There is a healing power to journaling. It is a simple way to cut through the constant chatter of the mind and access something deeper.
Through the healing power of writing, we can work through our superficial thoughts to reach a place where understanding, clarity, insights and ideas come to the surface. Journaling can have physical and emotional and benefits too.
In Writing to Heal, James Pennebaker psychologist and researcher at the University of Texas at Austin explains how expressive writing can improve health. While Beth Jacobs, Ph.D. shows how journaling can help gain relief from emotional problems in her book Writing for Emotional Balance.
There are no rules to journaling. You can do it whenever you want and as often as you choose. Write whatever you find helpful and use any type of book. You can write in a stream of consciousness where you just let the words flow. Or you might like to write to answer a particular question that has been bothering you. You can write on a computer or by hand. If you like, you might try using your non-dominant hand for added connection to your intuitive side. In fact, you don’t even have to write: you can doodle, draw, mindmap, make collages, stick in found objects or photographs. There is no right or wrong way to journal but here are some tips that other journalers have found helpful in getting started.
Use a notebook that is nice, but not too nice.
We want our journal to be attractive but if it is too nice, expensive or beautifully unique we may be afraid to write in it for fear of spoiling it. Choose a pretty but inexpensive notebook, exercise book or sketchbook or buy a plain one and decorate it yourself.
Keep the book somewhere very safe
Your journal is for your eyes only so have a special place to keep it safe. You can’t be free and uninhibited in what you write if you fear discovery. Some journalers use a code for very personal notes and, if the content could cause major repercussions if read, it is okay to destroy the words after writing. The important thing is that they have been expressed.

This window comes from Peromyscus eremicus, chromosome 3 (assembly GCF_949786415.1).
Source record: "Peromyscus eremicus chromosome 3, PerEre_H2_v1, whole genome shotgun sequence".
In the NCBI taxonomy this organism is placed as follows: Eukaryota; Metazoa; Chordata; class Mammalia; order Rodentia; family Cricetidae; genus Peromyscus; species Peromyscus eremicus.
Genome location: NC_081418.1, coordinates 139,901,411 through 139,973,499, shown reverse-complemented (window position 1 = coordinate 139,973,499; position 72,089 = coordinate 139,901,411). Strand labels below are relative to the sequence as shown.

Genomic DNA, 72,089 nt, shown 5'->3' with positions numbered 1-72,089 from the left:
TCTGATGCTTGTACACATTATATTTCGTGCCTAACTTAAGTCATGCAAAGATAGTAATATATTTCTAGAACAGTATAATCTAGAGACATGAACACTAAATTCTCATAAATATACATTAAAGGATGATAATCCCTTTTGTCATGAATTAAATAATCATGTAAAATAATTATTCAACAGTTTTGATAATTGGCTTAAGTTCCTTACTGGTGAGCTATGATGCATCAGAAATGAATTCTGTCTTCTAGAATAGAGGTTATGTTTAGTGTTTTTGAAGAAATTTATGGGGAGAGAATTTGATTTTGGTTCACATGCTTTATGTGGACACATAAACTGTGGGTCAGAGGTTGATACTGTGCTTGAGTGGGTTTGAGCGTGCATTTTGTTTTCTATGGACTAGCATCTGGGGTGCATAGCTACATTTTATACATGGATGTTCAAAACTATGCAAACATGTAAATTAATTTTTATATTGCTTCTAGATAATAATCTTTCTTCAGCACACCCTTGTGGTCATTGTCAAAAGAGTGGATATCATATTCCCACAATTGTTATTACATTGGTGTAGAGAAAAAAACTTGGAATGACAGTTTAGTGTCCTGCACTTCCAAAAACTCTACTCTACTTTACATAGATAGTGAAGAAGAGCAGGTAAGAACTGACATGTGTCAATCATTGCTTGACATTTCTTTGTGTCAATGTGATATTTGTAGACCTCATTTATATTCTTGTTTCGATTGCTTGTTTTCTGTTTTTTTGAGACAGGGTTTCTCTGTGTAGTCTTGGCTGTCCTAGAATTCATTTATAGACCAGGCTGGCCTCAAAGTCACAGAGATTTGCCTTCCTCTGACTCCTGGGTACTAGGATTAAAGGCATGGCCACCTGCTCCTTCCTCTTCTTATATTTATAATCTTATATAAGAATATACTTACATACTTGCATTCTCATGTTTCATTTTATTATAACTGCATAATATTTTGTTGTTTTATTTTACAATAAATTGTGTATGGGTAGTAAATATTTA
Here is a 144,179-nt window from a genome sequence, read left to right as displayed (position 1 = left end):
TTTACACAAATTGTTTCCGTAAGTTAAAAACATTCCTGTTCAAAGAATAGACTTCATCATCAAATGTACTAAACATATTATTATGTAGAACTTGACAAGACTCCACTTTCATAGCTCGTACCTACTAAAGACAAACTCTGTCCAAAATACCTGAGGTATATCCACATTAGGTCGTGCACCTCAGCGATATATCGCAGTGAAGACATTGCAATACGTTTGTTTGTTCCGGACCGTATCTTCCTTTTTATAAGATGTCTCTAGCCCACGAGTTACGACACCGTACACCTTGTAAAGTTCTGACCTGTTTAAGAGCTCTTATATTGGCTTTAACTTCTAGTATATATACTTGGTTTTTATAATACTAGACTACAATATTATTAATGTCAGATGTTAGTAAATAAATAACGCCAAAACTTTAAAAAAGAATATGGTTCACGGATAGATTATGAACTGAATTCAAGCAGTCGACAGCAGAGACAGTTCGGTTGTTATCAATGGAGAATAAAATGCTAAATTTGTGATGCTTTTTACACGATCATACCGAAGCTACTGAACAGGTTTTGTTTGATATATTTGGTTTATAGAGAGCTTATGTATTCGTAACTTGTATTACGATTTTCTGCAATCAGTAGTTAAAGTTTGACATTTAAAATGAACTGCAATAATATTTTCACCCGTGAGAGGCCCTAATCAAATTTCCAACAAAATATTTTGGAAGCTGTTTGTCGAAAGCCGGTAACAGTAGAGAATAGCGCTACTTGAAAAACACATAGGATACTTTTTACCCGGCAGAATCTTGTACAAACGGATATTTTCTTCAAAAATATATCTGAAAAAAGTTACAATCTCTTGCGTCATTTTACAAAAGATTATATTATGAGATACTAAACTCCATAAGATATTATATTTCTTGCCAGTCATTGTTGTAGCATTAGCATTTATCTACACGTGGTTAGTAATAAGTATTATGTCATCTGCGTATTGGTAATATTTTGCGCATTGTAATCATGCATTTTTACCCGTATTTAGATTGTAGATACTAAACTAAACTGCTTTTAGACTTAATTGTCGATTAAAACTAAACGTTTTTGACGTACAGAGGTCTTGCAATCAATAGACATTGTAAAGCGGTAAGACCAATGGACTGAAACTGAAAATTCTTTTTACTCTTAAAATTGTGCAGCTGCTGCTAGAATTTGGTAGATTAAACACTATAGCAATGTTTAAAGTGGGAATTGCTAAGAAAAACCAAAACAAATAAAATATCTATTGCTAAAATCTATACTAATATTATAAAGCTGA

When we begin to write, we often come up with mundane ideas and find ourselves commenting on the weather, what we have been doing or things we have to do. To access deeper ideas and insights it is often necessary to keep working through these boring parts to reach something richer and more profound. So try to write for at least twenty minutes to allow your busy mind to wear itself out and get bored. This will create space for something more to emerge.
Write as often as you wish
It is not necessary to write every day and for this reason, I would avoid using a diary. Being too strict about the practice can make it seem like school work and your monkey mind will resist doing it. The more often you can do it though, the more you are likely to benefit, so try to make it fun. Write while listening to music, drinking your favourite tea, using coloured pens or other art equipment. Write in the garden, the woods on a bus or in a cafe.
Try not to get stuck
If you find yourself dwelling on a particular area of life without moving forward then it may be time to start seeking a solution for that problem or to let it go to allow space for something new. When you come up against a really painful issue seek further help from a counselor if necessary. If you are just stuck in a rut and new ideas are not forthcoming then change your practice. You could change the time, location or method of working until the ideas begin to flow again.
Jacobs, Beth (2004). Writing for Emotional Balance. New Harbinger Publications
Pennebaker, J. W. (2004). Writing to heal: A guided journal for recovering from trauma and emotional upheaval. Oakland, CA: New Harbinger Press.